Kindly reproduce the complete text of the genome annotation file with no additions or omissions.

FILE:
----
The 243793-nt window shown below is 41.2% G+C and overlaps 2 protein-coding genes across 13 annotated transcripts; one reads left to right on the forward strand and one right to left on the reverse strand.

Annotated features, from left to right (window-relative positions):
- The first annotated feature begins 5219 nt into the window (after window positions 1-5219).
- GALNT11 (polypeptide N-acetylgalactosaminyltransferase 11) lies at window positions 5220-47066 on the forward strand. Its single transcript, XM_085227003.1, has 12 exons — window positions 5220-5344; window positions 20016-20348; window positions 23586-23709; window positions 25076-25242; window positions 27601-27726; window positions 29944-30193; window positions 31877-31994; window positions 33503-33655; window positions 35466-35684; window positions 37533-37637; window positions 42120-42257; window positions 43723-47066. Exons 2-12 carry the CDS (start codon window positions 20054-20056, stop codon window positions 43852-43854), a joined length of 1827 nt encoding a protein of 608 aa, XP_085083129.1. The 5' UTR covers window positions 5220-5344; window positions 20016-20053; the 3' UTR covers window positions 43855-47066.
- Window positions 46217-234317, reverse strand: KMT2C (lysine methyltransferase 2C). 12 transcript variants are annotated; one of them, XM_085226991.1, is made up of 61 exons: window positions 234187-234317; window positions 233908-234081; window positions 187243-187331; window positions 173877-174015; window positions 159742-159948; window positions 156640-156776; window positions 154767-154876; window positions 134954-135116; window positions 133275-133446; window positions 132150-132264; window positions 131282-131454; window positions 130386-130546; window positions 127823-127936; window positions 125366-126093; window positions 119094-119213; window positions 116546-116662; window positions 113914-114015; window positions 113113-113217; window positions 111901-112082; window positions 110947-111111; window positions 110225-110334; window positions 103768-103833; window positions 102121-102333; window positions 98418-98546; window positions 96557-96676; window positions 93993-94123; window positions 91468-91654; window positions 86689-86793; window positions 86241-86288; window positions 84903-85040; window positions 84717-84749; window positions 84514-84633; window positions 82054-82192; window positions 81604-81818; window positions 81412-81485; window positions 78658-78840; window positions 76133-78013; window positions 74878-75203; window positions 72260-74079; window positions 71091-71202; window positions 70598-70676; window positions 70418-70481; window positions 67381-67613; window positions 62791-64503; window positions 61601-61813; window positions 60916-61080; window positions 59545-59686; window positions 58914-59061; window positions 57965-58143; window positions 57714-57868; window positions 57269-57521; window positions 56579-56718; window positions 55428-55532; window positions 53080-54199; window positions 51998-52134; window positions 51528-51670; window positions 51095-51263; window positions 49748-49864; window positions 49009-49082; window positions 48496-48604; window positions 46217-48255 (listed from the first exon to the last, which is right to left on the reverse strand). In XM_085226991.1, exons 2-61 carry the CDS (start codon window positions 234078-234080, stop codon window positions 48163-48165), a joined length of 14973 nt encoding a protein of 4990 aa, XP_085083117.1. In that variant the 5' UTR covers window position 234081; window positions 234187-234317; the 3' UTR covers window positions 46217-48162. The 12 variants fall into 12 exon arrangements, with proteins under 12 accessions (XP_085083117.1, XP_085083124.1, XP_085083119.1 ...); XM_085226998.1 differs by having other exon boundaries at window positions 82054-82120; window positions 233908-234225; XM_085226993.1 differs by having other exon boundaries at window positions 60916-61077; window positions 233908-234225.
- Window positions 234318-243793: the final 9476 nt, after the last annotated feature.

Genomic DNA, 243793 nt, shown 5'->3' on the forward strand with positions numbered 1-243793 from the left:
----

The 243793-nt window shown below is 41.2% G+C and overlaps 2 protein-coding genes across 13 annotated transcripts; one reads left to right on the forward strand and one right to left on the reverse strand.

Annotated features, from left to right (window-relative positions):
- The first annotated feature begins 5219 nt into the window (after window positions 1-5219).
- GALNT11 (polypeptide N-acetylgalactosaminyltransferase 11) lies at window positions 5220-47066 on the forward strand. Its single transcript, XM_085227003.1, has 12 exons — window positions 5220-5344; window positions 20016-20348; window positions 23586-23709; window positions 25076-25242; window positions 27601-27726; window positions 29944-30193; window positions 31877-31994; window positions 33503-33655; window positions 35466-35684; window positions 37533-37637; window positions 42120-42257; window positions 43723-47066. Exons 2-12 carry the CDS (start codon window positions 20054-20056, stop codon window positions 43852-43854), a joined length of 1827 nt encoding a protein of 608 aa, XP_085083129.1. The 5' UTR covers window positions 5220-5344; window positions 20016-20053; the 3' UTR covers window positions 43855-47066.
- Window positions 46217-234317, reverse strand: KMT2C (lysine methyltransferase 2C). 12 transcript variants are annotated; one of them, XM_085226991.1, is made up of 61 exons: window positions 234187-234317; window positions 233908-234081; window positions 187243-187331; window positions 173877-174015; window positions 159742-159948; window positions 156640-156776; window positions 154767-154876; window positions 134954-135116; window positions 133275-133446; window positions 132150-132264; window positions 131282-131454; window positions 130386-130546; window positions 127823-127936; window positions 125366-126093; window positions 119094-119213; window positions 116546-116662; window positions 113914-114015; window positions 113113-113217; window positions 111901-112082; window positions 110947-111111; window positions 110225-110334; window positions 103768-103833; window positions 102121-102333; window positions 98418-98546; window positions 96557-96676; window positions 93993-94123; window positions 91468-91654; window positions 86689-86793; window positions 86241-86288; window positions 84903-85040; window positions 84717-84749; window positions 84514-84633; window positions 82054-82192; window positions 81604-81818; window positions 81412-81485; window positions 78658-78840; window positions 76133-78013; window positions 74878-75203; window positions 72260-74079; window positions 71091-71202; window positions 70598-70676; window positions 70418-70481; window positions 67381-67613; window positions 62791-64503; window positions 61601-61813; window positions 60916-61080; window positions 59545-59686; window positions 58914-59061; window positions 57965-58143; window positions 57714-57868; window positions 57269-57521; window positions 56579-56718; window positions 55428-55532; window positions 53080-54199; window positions 51998-52134; window positions 51528-51670; window positions 51095-51263; window positions 49748-49864; window positions 49009-49082; window positions 48496-48604; window positions 46217-48255 (listed from the first exon to the last, which is right to left on the reverse strand). In XM_085226991.1, exons 2-61 carry the CDS (start codon window positions 234078-234080, stop codon window positions 48163-48165), a joined length of 14973 nt encoding a protein of 4990 aa, XP_085083117.1. In that variant the 5' UTR covers window position 234081; window positions 234187-234317; the 3' UTR covers window positions 46217-48162. The 12 variants fall into 12 exon arrangements, with proteins under 12 accessions (XP_085083117.1, XP_085083124.1, XP_085083119.1 ...); XM_085226998.1 differs by having other exon boundaries at window positions 82054-82120; window positions 233908-234225; XM_085226993.1 differs by having other exon boundaries at window positions 60916-61077; window positions 233908-234225.
- Window positions 234318-243793: the final 9476 nt, after the last annotated feature.

Genomic DNA, 243793 nt, shown 5'->3' on the forward strand with positions numbered 1-243793 from the left: